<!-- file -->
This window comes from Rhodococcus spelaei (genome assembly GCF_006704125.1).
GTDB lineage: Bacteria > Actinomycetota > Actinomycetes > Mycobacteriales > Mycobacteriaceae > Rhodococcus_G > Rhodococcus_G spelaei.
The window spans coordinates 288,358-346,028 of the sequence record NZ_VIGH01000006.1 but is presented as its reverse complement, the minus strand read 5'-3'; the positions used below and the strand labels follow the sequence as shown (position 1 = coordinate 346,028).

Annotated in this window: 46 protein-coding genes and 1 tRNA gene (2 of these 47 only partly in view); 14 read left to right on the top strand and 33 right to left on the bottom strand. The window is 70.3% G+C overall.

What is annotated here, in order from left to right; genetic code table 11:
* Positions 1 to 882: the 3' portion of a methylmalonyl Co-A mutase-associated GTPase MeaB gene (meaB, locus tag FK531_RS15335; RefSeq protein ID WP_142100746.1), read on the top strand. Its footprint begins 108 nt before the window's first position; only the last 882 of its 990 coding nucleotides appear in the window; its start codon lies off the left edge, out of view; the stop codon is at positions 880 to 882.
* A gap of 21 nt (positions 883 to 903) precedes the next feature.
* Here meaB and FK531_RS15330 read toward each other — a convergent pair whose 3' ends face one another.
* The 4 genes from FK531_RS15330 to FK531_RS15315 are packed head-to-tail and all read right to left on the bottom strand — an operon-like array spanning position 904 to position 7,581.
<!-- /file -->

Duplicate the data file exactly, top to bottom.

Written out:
This window comes from Rhodococcus spelaei (genome assembly GCF_006704125.1).
GTDB lineage: Bacteria > Actinomycetota > Actinomycetes > Mycobacteriales > Mycobacteriaceae > Rhodococcus_G > Rhodococcus_G spelaei.
The window spans coordinates 288,358-346,028 of the sequence record NZ_VIGH01000006.1 but is presented as its reverse complement, the minus strand read 5'-3'; the positions used below and the strand labels follow the sequence as shown (position 1 = coordinate 346,028).

Annotated in this window: 46 protein-coding genes and 1 tRNA gene (2 of these 47 only partly in view); 14 read left to right on the top strand and 33 right to left on the bottom strand. The window is 70.3% G+C overall.

What is annotated here, in order from left to right; genetic code table 11:
* Positions 1 to 882: the 3' portion of a methylmalonyl Co-A mutase-associated GTPase MeaB gene (meaB, locus tag FK531_RS15335; RefSeq protein ID WP_142100746.1), read on the top strand. Its footprint begins 108 nt before the window's first position; only the last 882 of its 990 coding nucleotides appear in the window; its start codon lies off the left edge, out of view; the stop codon is at positions 880 to 882.
* A gap of 21 nt (positions 883 to 903) precedes the next feature.
* Here meaB and FK531_RS15330 read toward each other — a convergent pair whose 3' ends face one another.
* The 4 genes from FK531_RS15330 to FK531_RS15315 are packed head-to-tail and all read right to left on the bottom strand — an operon-like array spanning position 904 to position 7,581.